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Legislative Teacher Resources
Find Legislative educational ideas and activities
Students investigate how legislation works. In the Social Studies lesson, the students will explore vocabularies that are essential to the lesson. Then the students will be broken up into groups of 4-8. They will be given 4 different tasks that must be completed, online and with the TI calculator.
Practice vocabulary that goes along with the branches of government in the United States. For this activity, young historians use the hint given to unscramble 10 words about the branches of U.S. government. This is a basic word scramble activity that would help learners memorize government terminology. Answers are included at the end.
Primary historical sources can be a challenge for some readers, so these seven guided-reading questions will be very useful to US History or Government classes studying The Articles of Confederation. Each question has multiple parts and demands critical thinking. Working individually, the handout could take at least a couple of hours. To manage it in one or two class periods, consider dividing the class into groups and divvying the questions between groups.
These guided reading questions accompany several websites on the development of the US Constitution. While some of the links have changed, they are still accessible. History or government classes benefit from reading primary source documents to deepen their understanding of the Virginia and New Jersey plan. Be sure to correct the minor typographical errors before distributing.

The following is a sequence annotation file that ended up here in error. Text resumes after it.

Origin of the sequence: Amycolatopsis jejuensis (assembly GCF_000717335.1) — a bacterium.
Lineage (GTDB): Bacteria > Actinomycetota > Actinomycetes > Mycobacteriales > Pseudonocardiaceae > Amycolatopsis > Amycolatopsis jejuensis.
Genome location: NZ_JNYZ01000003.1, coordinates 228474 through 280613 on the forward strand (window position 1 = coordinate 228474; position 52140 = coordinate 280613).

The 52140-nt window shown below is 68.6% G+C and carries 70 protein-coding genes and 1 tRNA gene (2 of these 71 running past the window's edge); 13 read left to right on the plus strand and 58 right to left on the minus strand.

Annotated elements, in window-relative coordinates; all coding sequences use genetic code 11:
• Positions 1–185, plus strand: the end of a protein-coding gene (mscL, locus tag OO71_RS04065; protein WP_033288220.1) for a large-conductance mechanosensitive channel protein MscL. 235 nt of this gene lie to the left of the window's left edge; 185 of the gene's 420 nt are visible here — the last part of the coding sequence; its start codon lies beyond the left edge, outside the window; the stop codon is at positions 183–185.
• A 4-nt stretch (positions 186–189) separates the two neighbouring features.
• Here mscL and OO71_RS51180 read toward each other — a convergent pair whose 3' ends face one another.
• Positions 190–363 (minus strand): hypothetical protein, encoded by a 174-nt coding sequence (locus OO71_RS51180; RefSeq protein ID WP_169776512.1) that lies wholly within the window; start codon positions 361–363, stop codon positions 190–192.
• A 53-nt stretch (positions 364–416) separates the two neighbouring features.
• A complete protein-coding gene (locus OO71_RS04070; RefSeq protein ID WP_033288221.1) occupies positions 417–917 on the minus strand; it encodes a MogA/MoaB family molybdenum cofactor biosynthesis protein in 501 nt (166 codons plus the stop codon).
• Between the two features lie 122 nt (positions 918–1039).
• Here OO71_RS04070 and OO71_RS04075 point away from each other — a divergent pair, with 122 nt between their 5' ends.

Students examine the structure of government in Texas and the United States. In groups, they compare and contrast the two while discovering the three different branches of government. With a partner, they play a game in which they hold up the correct flag for the criteria given to them.
Young scholars review the Legislative branch of the U.S. Government and the differences between the roles of those who serve in the House of Representatives as well as in Congress. Students then use pennies to illustrate how our states are represented in Congress. This lesson is to be implemented during a unit covering the branches of United States government.
Eighth graders analyze the purposes of government. They examine or assess the importance of citizenship to the individual or to society at large (e.g., the importance of voting). Students explain the structure and functions of the three branches of the federal government.
Focusing on the differences between traditional Hopi government and the Hopi Tribal Council, this resource is a good addition to your unit on Native American culture. Learners conduct Internet research, analyze primary source photos, and construct a chart. They then engage in class discussion, write a paper, and create a political cartoon. Think about developing this lesson plan into a unit that could span several days.